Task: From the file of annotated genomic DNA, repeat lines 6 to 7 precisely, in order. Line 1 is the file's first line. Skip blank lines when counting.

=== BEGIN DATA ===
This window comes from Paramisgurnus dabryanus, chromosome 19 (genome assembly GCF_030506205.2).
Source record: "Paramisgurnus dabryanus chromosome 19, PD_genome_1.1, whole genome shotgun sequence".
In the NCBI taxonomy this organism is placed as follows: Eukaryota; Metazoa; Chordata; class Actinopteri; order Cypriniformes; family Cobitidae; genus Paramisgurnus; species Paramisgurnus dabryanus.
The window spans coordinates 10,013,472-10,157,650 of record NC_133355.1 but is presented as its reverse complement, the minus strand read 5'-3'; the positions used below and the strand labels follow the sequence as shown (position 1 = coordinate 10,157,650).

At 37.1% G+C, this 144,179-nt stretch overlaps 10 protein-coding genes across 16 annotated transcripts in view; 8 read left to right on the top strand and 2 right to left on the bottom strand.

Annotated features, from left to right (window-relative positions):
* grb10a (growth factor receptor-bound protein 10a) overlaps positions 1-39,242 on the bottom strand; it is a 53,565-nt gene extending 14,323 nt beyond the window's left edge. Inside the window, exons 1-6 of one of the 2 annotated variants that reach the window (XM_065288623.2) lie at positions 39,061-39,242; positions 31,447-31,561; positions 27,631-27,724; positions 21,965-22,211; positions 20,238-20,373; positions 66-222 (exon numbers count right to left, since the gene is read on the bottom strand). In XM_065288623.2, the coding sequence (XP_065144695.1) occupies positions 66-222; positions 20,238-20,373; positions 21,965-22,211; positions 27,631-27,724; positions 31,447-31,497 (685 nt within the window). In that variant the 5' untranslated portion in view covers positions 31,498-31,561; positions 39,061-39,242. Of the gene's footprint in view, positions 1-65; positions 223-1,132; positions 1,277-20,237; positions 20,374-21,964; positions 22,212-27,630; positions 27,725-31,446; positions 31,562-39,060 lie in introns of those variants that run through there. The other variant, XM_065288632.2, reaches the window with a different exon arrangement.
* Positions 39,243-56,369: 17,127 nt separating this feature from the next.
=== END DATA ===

Annotated features, from left to right (window-relative positions):
* grb10a (growth factor receptor-bound protein 10a) overlaps positions 1-39,242 on the bottom strand; it is a 53,565-nt gene extending 14,323 nt beyond the window's left edge. Inside the window, exons 1-6 of one of the 2 annotated variants that reach the window (XM_065288623.2) lie at positions 39,061-39,242; positions 31,447-31,561; positions 27,631-27,724; positions 21,965-22,211; positions 20,238-20,373; positions 66-222 (exon numbers count right to left, since the gene is read on the bottom strand). In XM_065288623.2, the coding sequence (XP_065144695.1) occupies positions 66-222; positions 20,238-20,373; positions 21,965-22,211; positions 27,631-27,724; positions 31,447-31,497 (685 nt within the window). In that variant the 5' untranslated portion in view covers positions 31,498-31,561; positions 39,061-39,242. Of the gene's footprint in view, positions 1-65; positions 223-1,132; positions 1,277-20,237; positions 20,374-21,964; positions 22,212-27,630; positions 27,725-31,446; positions 31,562-39,060 lie in introns of those variants that run through there. The other variant, XM_065288632.2, reaches the window with a different exon arrangement.